supporters and the work environment too is awesome.
Subbu has also written blogs on Unity3D tutorials.
I would like to thank Nihal Rama for her support, help, and valuable
suggestions while I was reviewing this book.
Bryan Wai-ching CHUNG is an interactive media artist and design consultant.
His artworks have been exhibited at World Wide Video Festival, Multimedia Art
Asia Pacic, Stuttgarter Filmwinter festival, Microwave International New Media
Arts Festival, and China Media Art Festival. In World Expo 2010 Shanghai, he
provided interactive design consultancy to various industry leaders in Hong Kong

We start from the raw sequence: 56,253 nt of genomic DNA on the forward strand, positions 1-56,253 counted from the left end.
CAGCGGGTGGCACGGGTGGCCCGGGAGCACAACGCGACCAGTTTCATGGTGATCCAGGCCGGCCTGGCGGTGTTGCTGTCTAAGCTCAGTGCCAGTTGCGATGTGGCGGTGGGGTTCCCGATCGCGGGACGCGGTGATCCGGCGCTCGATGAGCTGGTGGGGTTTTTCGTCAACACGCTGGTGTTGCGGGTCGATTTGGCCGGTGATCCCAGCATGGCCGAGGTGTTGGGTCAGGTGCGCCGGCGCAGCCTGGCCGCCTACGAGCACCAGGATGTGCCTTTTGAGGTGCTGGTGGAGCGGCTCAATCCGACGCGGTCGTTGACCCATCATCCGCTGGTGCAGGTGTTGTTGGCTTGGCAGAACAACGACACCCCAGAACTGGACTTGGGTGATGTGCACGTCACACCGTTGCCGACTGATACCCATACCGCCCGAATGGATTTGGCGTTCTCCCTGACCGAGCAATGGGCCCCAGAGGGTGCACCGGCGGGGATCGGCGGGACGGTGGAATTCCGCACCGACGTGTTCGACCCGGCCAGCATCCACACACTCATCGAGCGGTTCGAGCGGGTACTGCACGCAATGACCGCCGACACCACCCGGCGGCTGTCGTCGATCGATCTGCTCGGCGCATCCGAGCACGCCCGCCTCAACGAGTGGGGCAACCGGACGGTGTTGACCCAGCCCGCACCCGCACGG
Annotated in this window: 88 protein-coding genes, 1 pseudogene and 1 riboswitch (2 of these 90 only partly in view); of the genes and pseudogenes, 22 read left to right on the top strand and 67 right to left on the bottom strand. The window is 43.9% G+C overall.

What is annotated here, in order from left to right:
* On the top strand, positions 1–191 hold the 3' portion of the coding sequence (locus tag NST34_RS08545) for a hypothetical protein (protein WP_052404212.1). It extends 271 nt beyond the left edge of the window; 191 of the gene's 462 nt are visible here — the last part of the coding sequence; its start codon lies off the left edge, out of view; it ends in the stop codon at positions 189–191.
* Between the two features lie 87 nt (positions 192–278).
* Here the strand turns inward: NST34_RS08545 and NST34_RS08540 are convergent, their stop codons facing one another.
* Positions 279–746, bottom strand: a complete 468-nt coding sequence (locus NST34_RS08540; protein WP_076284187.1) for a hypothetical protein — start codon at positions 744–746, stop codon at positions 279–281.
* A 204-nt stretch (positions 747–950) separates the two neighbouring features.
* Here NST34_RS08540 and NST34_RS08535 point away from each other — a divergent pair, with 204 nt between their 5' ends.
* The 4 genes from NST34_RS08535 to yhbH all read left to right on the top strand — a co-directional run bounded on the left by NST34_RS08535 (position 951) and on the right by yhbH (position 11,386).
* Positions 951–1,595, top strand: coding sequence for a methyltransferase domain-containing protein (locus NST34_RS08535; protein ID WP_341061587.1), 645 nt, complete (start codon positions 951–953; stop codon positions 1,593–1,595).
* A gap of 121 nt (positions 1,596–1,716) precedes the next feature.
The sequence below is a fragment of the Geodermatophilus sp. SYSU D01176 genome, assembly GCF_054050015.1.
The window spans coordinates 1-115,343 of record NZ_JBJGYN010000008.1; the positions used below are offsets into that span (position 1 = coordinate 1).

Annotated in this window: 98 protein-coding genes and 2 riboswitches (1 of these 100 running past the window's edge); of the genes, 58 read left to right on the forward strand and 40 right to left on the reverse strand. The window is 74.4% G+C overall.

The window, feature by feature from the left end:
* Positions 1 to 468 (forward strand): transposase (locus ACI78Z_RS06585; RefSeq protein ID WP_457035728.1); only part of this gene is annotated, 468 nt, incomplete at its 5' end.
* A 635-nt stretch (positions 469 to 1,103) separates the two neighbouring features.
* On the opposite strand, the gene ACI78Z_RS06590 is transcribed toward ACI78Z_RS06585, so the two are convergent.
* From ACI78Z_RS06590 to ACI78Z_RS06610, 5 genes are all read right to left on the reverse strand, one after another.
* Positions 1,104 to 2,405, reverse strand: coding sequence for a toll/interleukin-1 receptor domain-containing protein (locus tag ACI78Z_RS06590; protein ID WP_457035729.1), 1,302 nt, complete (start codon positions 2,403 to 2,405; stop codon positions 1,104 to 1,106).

and China. Chung studied Computer Science in Hong Kong, Interactive Multimedia
in London, and Software Art in Melbourne. He also develops software libraries for
the popular open source programming language, Processing. He is the author of the
book, Multimedia Programming with Pure Data, Packt Publishing. Currently, he is an
assistant professor at the Academy of Visual Arts, Hong Kong Baptist University,
where he teaches subjects on Interactive Arts, Computer Graphics, and Multimedia.
His website is http://www.magicandlove.com.
Thuan Do The is a passionate self-taught senior Flash developer who fell in
love with programming in the age of MS-DOS and Turbo Pascal. He inadvertently
discovered the beauty and power of Flash, started to learn 2D animation and
ActionScript, and then got his rst professional job in 2007.
During his career, he has built numerous interactive websites, media players,
galleries, and rich Internet applications and started several open source projects